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xenith: (Eucalypt)
At Melbourne museum there is a recreation of two cottages from the former Little Lon district, either a miserable slum and red light district or vibrant working class community of migrant and itinerant workers. Or both.


The panel there says....

You are invited to enter the world of Little Lon in the 1880s and 1890s.

Alleys, backyards and parts of two houses are recreated here: one of a very poor family, the other of a family better off. Although new timber buildings were outlawed in 1850, many survived for several decades, in increasing states of disrepair.

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xenith: (Eucalypt)

Left-hand cottage, with loose board, is the poorer cottage.

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xenith: (Eucalypt)

Right hand cottage, the "better off" one.

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xenith: (Eucalypt)
An up-country match usually takes place on a Saturday, when one township will muster an eleven to play another. The team go to the match on horseback--for the Australian rides everywhere, and will, it is said, go for a mile to fetch his horse to ride a mile.

Chums 21 June 1893 Cricket

From Chums, 21 June 1893
xenith: (Eucalypt)
Staffordshire figures are fairly commonplace in house museum and the like, especially the pair of spaniels. Possibly it was a law that every house had to have a pair.

Beyond the dogs though, what's interesting are the people figures, because they depicted well-known people of the time: celebrities, players in current affairs, fictional characters, anyone who might attract an audience willing to pay for an ornament to put on their mantelpiece. You get the usual suspects, kings and queens and such. The first time I actually came across them, other than the spaniels, was a collection brought into the QVMAG with multiple Napoleons.

Img_9182 Img_9181

The National Museum has on display a pair of William Smith O'Briens. One wearing fancy clothes and chains, the other in prisoner clothes.

Being intended for mass consumption, the figures were often made quickly and cheaply, especially later in the century when the back were often left unpainted. And there were other ways to easily create a "new" figure.

On the right, Dick Turpin. Change the name painted on the bottom, and we have an Australian "knight of the road" in Frank Gardiner.
xenith: (Eucalypt)
I thought I should write something myself but while I was gathering some link, I decided the introduction to the Wikipedia article says it quite well. So...

William Smith O'Brien was an Irish Nationalist and Member of Parliament (MP) and leader of the Young Ireland movement. He also encouraged the use of the Irish language. He was convicted of sedition for his part in the Young Irelander Rebellion of 1848, but his sentence of death was commuted to deportation to Van Diemen's Land. In 1854, he was released on the condition of exile from Ireland, and he lived in Brussels for two years. In 1856 O'Brien was pardoned and returned to Ireland, but he was never active again in politics.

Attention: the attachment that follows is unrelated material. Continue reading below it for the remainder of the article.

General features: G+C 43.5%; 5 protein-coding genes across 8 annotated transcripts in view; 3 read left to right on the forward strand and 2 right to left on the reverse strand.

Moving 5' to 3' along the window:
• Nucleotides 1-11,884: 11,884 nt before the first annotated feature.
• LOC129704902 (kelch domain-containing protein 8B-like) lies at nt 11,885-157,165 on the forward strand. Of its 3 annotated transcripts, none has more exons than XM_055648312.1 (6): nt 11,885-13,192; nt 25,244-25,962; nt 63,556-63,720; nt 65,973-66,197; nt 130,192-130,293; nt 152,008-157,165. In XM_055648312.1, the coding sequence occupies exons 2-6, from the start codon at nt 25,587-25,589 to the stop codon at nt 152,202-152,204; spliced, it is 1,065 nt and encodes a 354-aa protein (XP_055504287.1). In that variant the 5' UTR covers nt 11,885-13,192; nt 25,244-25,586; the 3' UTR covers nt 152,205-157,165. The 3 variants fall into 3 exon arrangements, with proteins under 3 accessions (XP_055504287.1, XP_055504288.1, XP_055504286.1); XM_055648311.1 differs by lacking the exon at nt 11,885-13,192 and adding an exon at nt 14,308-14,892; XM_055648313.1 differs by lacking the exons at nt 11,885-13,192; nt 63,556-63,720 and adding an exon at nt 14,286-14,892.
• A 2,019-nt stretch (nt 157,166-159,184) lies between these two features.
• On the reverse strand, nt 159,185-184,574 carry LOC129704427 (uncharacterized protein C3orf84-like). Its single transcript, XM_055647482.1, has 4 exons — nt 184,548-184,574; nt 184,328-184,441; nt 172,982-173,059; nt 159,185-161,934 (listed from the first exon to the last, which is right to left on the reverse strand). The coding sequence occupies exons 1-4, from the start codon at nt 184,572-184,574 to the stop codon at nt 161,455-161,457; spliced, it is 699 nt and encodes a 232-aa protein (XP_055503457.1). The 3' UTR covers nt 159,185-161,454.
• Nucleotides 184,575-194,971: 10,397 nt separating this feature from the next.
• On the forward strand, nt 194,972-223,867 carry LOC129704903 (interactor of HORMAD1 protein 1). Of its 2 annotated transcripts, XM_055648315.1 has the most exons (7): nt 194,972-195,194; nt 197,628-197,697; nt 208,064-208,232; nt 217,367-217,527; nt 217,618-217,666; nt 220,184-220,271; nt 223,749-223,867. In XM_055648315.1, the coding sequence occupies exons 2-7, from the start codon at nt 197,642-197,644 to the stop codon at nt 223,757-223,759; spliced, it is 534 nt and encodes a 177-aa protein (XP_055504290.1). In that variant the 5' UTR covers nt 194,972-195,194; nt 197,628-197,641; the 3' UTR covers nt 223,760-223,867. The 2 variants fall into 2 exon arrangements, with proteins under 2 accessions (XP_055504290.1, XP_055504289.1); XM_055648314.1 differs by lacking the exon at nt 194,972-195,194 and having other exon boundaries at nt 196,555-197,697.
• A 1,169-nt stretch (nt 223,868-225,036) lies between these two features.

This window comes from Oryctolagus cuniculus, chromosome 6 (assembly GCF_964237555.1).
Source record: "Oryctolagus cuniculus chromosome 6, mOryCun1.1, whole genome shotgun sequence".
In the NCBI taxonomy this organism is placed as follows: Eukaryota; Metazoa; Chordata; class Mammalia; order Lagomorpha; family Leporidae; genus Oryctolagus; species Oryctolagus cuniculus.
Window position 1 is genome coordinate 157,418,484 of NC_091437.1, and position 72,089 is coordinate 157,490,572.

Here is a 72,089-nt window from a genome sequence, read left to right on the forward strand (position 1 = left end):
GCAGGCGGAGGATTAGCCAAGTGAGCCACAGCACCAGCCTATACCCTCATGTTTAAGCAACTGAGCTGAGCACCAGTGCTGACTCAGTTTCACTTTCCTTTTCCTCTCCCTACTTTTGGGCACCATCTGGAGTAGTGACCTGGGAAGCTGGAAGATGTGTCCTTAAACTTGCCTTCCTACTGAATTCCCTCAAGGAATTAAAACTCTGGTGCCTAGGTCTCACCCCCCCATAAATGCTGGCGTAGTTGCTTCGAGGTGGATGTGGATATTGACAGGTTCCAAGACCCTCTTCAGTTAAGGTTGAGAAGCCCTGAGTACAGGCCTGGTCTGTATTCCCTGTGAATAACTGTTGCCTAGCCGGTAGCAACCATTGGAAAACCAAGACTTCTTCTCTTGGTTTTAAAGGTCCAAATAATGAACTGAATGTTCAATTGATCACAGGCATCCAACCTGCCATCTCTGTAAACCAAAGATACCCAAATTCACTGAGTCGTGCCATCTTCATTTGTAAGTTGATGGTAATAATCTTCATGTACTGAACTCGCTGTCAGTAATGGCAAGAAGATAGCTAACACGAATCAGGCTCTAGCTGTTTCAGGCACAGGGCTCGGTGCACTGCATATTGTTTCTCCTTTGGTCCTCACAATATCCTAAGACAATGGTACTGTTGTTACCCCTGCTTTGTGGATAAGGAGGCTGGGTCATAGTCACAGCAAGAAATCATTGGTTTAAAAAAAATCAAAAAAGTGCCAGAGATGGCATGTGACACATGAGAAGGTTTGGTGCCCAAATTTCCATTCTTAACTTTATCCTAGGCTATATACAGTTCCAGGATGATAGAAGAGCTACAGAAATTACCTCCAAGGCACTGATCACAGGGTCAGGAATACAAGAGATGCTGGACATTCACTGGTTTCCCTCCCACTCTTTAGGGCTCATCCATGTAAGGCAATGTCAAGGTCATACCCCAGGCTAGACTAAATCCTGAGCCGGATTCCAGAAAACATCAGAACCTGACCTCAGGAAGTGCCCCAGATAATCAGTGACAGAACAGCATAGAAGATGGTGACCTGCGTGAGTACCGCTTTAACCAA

Or there's the entry in the Australian Dictionary of Biography

Or an obituary in the Sydney Morning Herald in 1864.

Or this biography in the paper describing the National Library of Ireland's William Smith O'Brien collection:

O'Brien became a member of Daniel O'Connell's Catholic Association but disliked O'Connell's threat to the political interests of the local Clare gentry class. He and O'Connell also disagreed over Irish poor law, tithe reform, the repeal of the corn laws, and non-denominational education reform. After O'Connell was imprisoned for sedition in 1843, O'Brien joined the Repeal Association and acted as leader in O'Connell's absence. This brought him into contact with a group of younger men led by Thomas Davis and associated with the Nation newspaper. A dispute arose over Young Ireland's support for Robert Peel's proposal for three non-denominational university colleges. Young Ireland also disliked O'Connell's conciliatory moves towards Lord John Russell's new Whig government. Matters came to a head when in August 1846 Thomas Meagher attacked O'Connell's non-violent approach and O'Brien led a split between Young Ireland and the Repeal Association. The following year O'Brien became leader of Young Ireland's Irish Confederation.

When the government ordered the arrest of several prominent Young Irelanders including Charles Gavan Duffy and suspended habeas corpus O'Brien attempted to initiate a rebellion. Enthusiasm was muted and on 29 July 1848 he and several others besieged Widow McCormack's house, outside Ballingarry in county Tipperary where police had taken her children hostage. O'Brien was arrested on 7 August and in October 1848 he was sentenced to death for high treason. This was later commuted to transportation for life to Van Dieman's Land.


On arrival, he was sent to Maria Island, to the probation station at Darlington, where he was given a cottage to live in. That one there, with the open door and the sign out the front.

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Jan. 1st, 2014 05:51 pm
xenith: (Eucalypt)
I think, for the first week of the year, I shall make it Victoriana Week here. I have some photos, of houses and object, some from Canberra, some older. I have some books to scan things from. I wonder if I can manage two posts a day. Also, I'll have to do one on O'Brien.